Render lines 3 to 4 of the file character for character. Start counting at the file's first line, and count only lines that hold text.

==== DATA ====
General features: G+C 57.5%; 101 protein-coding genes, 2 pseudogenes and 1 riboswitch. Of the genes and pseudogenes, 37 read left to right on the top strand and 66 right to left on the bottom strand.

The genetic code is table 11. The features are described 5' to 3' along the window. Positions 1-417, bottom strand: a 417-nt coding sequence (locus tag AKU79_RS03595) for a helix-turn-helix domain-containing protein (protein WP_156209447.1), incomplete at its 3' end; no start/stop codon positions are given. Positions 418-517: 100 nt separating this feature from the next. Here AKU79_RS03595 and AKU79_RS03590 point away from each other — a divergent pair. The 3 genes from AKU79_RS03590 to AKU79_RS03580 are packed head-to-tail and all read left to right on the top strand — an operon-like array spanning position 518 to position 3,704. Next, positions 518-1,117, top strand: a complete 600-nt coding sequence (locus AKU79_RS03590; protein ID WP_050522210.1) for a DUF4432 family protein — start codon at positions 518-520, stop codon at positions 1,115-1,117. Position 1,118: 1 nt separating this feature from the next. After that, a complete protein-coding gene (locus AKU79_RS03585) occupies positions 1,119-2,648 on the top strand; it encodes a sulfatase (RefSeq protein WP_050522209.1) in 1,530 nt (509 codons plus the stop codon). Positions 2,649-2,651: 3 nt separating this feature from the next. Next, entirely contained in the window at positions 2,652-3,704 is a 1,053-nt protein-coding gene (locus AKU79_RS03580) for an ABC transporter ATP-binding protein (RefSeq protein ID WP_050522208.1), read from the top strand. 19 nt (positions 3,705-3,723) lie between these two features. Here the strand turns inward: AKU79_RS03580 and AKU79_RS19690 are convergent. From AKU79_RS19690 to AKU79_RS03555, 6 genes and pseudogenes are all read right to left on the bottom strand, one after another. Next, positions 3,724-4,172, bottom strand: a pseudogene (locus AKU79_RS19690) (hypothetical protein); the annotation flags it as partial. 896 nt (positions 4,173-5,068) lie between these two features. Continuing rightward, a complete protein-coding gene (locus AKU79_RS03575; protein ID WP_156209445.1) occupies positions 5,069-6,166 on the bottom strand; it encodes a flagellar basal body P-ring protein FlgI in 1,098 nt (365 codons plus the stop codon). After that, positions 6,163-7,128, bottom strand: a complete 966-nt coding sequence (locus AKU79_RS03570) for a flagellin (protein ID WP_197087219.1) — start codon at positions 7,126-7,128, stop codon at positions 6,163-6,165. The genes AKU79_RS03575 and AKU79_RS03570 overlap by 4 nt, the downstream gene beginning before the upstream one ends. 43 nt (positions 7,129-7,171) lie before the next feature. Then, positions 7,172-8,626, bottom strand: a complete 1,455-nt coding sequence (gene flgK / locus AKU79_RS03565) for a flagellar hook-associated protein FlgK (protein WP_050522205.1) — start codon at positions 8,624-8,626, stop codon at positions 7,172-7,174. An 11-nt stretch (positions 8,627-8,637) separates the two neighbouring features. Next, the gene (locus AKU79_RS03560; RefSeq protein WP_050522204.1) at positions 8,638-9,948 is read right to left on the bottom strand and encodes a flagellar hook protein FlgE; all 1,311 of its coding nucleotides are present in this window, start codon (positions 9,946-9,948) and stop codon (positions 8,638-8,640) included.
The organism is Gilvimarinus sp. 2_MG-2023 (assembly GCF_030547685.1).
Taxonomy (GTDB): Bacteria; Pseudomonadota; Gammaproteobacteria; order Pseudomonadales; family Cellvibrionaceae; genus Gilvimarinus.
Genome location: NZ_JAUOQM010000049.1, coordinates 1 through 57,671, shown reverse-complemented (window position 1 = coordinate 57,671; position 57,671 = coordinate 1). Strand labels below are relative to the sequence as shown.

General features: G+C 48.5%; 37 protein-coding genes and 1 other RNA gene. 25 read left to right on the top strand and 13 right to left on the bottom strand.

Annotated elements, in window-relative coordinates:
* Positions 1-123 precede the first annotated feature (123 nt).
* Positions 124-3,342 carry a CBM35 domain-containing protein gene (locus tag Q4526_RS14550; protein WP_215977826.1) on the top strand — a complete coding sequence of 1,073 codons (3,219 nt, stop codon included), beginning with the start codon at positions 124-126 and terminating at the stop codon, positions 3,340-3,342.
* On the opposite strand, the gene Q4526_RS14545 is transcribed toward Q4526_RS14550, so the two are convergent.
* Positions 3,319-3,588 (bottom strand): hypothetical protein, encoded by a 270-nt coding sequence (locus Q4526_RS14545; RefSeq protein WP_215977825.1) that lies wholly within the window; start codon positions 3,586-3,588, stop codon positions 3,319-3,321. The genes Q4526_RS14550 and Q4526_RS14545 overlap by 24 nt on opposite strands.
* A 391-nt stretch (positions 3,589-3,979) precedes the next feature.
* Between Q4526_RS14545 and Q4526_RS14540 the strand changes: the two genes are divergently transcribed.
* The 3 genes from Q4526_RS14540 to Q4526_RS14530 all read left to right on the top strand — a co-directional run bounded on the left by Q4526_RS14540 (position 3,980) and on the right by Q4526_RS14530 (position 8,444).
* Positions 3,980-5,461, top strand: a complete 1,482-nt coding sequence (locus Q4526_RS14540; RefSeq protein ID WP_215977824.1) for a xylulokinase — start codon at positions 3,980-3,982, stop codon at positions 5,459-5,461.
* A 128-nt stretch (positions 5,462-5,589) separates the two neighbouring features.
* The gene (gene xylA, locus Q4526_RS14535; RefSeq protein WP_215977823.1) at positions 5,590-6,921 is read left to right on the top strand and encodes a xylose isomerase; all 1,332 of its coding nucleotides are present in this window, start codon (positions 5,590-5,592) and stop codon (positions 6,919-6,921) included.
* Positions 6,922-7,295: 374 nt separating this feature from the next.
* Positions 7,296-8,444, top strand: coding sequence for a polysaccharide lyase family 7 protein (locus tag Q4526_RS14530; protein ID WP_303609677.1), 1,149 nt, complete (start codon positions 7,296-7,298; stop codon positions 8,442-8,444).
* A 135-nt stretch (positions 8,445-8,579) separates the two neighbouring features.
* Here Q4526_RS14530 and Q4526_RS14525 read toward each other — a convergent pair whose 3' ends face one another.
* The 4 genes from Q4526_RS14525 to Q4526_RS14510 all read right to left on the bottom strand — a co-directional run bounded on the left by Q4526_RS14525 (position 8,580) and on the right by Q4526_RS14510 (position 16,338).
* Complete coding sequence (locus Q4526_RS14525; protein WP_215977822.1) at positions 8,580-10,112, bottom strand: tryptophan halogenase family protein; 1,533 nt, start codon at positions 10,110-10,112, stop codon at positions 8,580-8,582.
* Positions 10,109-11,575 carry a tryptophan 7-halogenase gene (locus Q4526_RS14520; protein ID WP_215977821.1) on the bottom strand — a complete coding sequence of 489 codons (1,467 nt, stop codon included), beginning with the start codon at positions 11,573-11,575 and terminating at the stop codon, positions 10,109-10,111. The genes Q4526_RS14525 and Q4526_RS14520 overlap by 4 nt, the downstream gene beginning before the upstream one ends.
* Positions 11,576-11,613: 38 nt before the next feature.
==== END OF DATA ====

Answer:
The organism is Gilvimarinus sp. 2_MG-2023 (assembly GCF_030547685.1).
Taxonomy (GTDB): Bacteria; Pseudomonadota; Gammaproteobacteria; order Pseudomonadales; family Cellvibrionaceae; genus Gilvimarinus.